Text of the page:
à la Bourgogne

off now in search of some countryside that may be less dramatic than the Alps...

...but hopefully may be a little less mobbed. À la Bourgogne, and with a freshly purchased copy of “Bourgogne - Le Guide du Routard - 2010” to supplement (supplant?) the Rough Guide.

Interestingly, the Routard seems to confirm and to develop Jim’s long-held but never well-substantiated notion that France splits in two, climatically, across a line that passes about 50 miles south of Paris: with a Mediterranean climate to the south and a broadly British type of weather to the North thereof. Not only confirms what Jim thought he’d seen, but further amplifies the significance of the line, while relocating it to a point more like 150 miles south of Paris. The chapter on the Saône-et-Loire Département begins thus:

“Si vous avez pris l'autoroute pour rejoindre Mâcon depuis Dijon ou Beaune, l'apparition dans le lointain de villages aux toits de tuiles douces et rondes à la romaine, accompagnée dans l'air d'un changement de climat et d'atmosphère, d'une lumière soudain plus gaie, est un signe qui ne trompe pas : il vous indique, mieux qu'un panneau frontalier, le passage irrémédiable du <> au <>, non seulement de la Bourgogne, mais aussi de la France. Frontière architecturale d'abord : au niveau de Tournus, les toits très inclinés recouverts d'ardoises ou de tuiles plates s'évasent, s'étalent, prennent de la couleur, se couvrent de tuiles rondes å la romaine ou provençales. Frontière linguistique : c'est au nord du Maconnais aussi qui passe la limite entre le << franco-provençal >> et la langue d'oil. Par ici, par exemple, le << mas >>. mot méridional pour l'habitation rurale, est remplacé par << meix >>, sa forme nordique.” (Bourgogne : Le Guide de Routard, Hachette, Paris, 2010, p.155)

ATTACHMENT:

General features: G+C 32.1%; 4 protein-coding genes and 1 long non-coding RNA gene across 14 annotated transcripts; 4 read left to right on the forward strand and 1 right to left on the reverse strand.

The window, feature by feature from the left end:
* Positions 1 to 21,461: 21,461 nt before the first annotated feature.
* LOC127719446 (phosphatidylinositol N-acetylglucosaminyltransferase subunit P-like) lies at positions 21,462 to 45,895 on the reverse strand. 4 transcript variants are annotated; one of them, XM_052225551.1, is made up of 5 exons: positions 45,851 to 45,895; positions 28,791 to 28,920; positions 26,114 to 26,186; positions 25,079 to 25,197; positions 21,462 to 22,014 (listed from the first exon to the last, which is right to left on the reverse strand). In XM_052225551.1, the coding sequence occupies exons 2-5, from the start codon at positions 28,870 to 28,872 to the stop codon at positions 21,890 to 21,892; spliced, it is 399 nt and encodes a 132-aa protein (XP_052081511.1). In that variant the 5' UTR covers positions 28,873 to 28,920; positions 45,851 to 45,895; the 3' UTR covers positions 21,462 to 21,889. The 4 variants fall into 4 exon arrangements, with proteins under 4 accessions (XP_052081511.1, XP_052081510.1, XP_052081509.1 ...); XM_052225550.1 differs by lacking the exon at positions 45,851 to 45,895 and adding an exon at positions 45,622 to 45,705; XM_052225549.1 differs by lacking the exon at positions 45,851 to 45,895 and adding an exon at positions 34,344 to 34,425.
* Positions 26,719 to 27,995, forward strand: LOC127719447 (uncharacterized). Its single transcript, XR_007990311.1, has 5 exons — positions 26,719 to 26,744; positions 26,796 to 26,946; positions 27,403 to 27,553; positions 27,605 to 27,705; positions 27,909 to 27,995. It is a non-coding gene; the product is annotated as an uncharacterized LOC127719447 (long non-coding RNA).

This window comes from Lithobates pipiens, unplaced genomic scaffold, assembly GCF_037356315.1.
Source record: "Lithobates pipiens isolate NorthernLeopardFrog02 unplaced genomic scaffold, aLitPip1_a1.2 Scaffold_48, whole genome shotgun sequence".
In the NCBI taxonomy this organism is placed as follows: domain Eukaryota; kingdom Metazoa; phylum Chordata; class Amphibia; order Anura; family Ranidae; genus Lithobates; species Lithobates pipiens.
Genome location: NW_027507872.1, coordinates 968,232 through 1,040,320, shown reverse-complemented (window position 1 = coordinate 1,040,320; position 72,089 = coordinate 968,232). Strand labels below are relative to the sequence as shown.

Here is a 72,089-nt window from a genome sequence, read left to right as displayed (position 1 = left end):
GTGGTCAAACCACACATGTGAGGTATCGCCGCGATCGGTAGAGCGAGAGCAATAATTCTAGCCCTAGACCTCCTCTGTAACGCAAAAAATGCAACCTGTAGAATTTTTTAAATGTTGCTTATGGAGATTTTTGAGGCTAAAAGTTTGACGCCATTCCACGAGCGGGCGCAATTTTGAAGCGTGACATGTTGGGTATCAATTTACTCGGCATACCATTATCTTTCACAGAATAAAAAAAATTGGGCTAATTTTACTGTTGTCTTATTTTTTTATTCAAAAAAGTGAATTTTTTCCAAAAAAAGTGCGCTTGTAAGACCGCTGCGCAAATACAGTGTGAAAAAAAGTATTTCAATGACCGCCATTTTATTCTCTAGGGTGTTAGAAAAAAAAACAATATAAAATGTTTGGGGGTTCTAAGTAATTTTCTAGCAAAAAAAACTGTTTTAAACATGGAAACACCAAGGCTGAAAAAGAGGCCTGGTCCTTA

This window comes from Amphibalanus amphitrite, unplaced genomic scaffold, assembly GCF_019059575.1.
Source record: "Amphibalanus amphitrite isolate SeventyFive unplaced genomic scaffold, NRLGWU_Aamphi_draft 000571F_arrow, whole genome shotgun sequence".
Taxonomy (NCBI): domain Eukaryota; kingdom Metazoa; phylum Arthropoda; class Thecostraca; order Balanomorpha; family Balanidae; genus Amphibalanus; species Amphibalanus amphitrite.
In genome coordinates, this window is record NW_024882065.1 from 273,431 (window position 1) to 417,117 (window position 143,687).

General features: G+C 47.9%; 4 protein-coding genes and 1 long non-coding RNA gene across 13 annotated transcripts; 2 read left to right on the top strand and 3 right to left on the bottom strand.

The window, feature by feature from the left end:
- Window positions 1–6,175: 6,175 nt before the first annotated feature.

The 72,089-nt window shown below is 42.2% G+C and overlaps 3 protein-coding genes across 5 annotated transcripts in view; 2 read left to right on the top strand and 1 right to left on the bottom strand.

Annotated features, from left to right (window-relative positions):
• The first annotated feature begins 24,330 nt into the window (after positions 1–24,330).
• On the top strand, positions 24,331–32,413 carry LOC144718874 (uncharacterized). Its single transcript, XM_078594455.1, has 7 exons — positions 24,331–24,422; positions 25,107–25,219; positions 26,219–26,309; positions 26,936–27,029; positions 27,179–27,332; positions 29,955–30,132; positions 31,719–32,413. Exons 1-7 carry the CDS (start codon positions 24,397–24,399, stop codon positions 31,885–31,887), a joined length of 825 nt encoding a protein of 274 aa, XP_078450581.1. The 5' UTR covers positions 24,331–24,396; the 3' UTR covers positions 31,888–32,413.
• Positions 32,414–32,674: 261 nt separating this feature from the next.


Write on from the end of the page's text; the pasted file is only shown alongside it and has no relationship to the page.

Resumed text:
Roughly translated, with the help (and despite the hindrance) of Google’s translator:

If you take the highway out of Dijon or Beaune towards Mâcon, you may notice the appearance in the distance of villages with roofs of smooth and rounded Romanesque tiles; a “change in the air” of climate and atmosphere, and a light that is all at once more cheerful. These signs do not deceive. They indicate, more clearly than any frontier marker, the ineluctable passage from the North to the South, not only of Burgundy, but also of France.
“This frontier is architectural at first: at Tournus, steep roofs covered with slates or tiles flare flat, and spread out. They take on the colour of, and are covered with, the rounded tiles of Roman Provence.
“Then we cross a language frontier : in the north of the Mâconnais a line bounds the Franco-Provençal “langue d’oc” from the “langue d’oil” of the north. Thus for example, “mas”, the Southern word for rural housing, is replaced by “meix”, its Northern form.

And today we two pass through Mâcon, pausing only to fill the tank in the baking midday heat of a deserted but automated supermarket forecourt. But we will be in Burgundy now for as far as we can really foresee, as this is Wednesday and on Saturday we have to be at Falvigny-sur-Ozerain, where our gîte will await and where we will stay for seven nights.

From Mâcon, our wanderings take us to Cluny, where we arrive just before the thunder, and grab a bed in a Logis. Full board - it doesn’t look like the rain will stop tonight. Strange encounter in the dining room that evening: pressed to order an aperitif, Jim plumped for a Campari soda. The waitress brought a glass of Campari and a bottle of Schweppes tonic water. When Jim questioned this, she informed him they had no soda, and anyway Campari with tonic is “meilleur”. Be warned, dear reader, it’s not! Jim drank what little he could, and it didn’t show up on the bill. So that was a’igh’n’e’end.